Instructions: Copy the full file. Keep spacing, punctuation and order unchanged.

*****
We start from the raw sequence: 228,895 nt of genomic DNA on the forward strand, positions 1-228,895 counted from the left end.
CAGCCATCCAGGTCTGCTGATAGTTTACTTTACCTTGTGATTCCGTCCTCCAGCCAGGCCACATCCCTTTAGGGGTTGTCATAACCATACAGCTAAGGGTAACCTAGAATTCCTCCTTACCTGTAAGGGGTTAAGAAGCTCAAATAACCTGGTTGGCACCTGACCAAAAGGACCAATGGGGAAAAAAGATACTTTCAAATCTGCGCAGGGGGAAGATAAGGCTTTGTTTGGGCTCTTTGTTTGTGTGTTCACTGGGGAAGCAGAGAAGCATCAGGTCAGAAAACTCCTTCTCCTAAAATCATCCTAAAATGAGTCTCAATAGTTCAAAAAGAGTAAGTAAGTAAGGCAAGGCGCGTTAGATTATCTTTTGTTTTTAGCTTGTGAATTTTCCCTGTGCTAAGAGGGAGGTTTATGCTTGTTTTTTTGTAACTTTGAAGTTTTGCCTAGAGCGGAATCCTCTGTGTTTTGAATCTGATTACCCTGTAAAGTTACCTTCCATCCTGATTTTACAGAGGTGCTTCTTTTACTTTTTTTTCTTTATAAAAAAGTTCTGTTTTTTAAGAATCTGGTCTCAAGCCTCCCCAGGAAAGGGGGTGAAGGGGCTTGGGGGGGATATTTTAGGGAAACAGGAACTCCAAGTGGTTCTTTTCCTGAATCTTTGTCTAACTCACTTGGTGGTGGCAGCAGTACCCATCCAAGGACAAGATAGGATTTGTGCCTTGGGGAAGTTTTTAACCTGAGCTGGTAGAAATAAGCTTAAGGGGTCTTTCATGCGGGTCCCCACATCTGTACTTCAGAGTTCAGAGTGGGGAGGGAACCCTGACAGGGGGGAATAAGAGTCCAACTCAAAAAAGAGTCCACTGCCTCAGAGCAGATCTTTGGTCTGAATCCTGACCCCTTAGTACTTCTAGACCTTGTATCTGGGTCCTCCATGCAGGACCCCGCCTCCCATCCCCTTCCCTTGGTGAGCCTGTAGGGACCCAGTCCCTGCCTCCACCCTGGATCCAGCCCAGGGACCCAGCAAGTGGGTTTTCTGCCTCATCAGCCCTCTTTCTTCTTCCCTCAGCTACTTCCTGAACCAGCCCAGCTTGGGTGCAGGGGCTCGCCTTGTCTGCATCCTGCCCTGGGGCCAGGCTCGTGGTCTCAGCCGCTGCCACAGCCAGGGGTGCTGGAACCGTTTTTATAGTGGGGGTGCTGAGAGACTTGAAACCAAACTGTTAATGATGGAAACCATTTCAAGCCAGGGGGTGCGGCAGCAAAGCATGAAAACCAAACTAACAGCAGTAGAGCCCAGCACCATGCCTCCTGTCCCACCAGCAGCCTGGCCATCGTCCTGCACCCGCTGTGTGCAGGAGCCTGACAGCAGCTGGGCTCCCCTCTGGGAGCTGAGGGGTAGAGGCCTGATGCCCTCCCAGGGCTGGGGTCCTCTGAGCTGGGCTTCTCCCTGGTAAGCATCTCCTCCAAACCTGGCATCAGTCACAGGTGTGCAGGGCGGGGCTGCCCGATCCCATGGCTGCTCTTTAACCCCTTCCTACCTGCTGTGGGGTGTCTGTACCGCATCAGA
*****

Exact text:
We start from the raw sequence: 228,895 nt of genomic DNA on the forward strand, positions 1-228,895 counted from the left end.
CAGCCATCCAGGTCTGCTGATAGTTTACTTTACCTTGTGATTCCGTCCTCCAGCCAGGCCACATCCCTTTAGGGGTTGTCATAACCATACAGCTAAGGGTAACCTAGAATTCCTCCTTACCTGTAAGGGGTTAAGAAGCTCAAATAACCTGGTTGGCACCTGACCAAAAGGACCAATGGGGAAAAAAGATACTTTCAAATCTGCGCAGGGGGAAGATAAGGCTTTGTTTGGGCTCTTTGTTTGTGTGTTCACTGGGGAAGCAGAGAAGCATCAGGTCAGAAAACTCCTTCTCCTAAAATCATCCTAAAATGAGTCTCAATAGTTCAAAAAGAGTAAGTAAGTAAGGCAAGGCGCGTTAGATTATCTTTTGTTTTTAGCTTGTGAATTTTCCCTGTGCTAAGAGGGAGGTTTATGCTTGTTTTTTTGTAACTTTGAAGTTTTGCCTAGAGCGGAATCCTCTGTGTTTTGAATCTGATTACCCTGTAAAGTTACCTTCCATCCTGATTTTACAGAGGTGCTTCTTTTACTTTTTTTTCTTTATAAAAAAGTTCTGTTTTTTAAGAATCTGGTCTCAAGCCTCCCCAGGAAAGGGGGTGAAGGGGCTTGGGGGGGATATTTTAGGGAAACAGGAACTCCAAGTGGTTCTTTTCCTGAATCTTTGTCTAACTCACTTGGTGGTGGCAGCAGTACCCATCCAAGGACAAGATAGGATTTGTGCCTTGGGGAAGTTTTTAACCTGAGCTGGTAGAAATAAGCTTAAGGGGTCTTTCATGCGGGTCCCCACATCTGTACTTCAGAGTTCAGAGTGGGGAGGGAACCCTGACAGGGGGGAATAAGAGTCCAACTCAAAAAAGAGTCCACTGCCTCAGAGCAGATCTTTGGTCTGAATCCTGACCCCTTAGTACTTCTAGACCTTGTATCTGGGTCCTCCATGCAGGACCCCGCCTCCCATCCCCTTCCCTTGGTGAGCCTGTAGGGACCCAGTCCCTGCCTCCACCCTGGATCCAGCCCAGGGACCCAGCAAGTGGGTTTTCTGCCTCATCAGCCCTCTTTCTTCTTCCCTCAGCTACTTCCTGAACCAGCCCAGCTTGGGTGCAGGGGCTCGCCTTGTCTGCATCCTGCCCTGGGGCCAGGCTCGTGGTCTCAGCCGCTGCCACAGCCAGGGGTGCTGGAACCGTTTTTATAGTGGGGGTGCTGAGAGACTTGAAACCAAACTGTTAATGATGGAAACCATTTCAAGCCAGGGGGTGCGGCAGCAAAGCATGAAAACCAAACTAACAGCAGTAGAGCCCAGCACCATGCCTCCTGTCCCACCAGCAGCCTGGCCATCGTCCTGCACCCGCTGTGTGCAGGAGCCTGACAGCAGCTGGGCTCCCCTCTGGGAGCTGAGGGGTAGAGGCCTGATGCCCTCCCAGGGCTGGGGTCCTCTGAGCTGGGCTTCTCCCTGGTAAGCATCTCCTCCAAACCTGGCATCAGTCACAGGTGTGCAGGGCGGGGCTGCCCGATCCCATGGCTGCTCTTTAACCCCTTCCTACCTGCTGTGGGGTGTCTGTACCGCATCAGA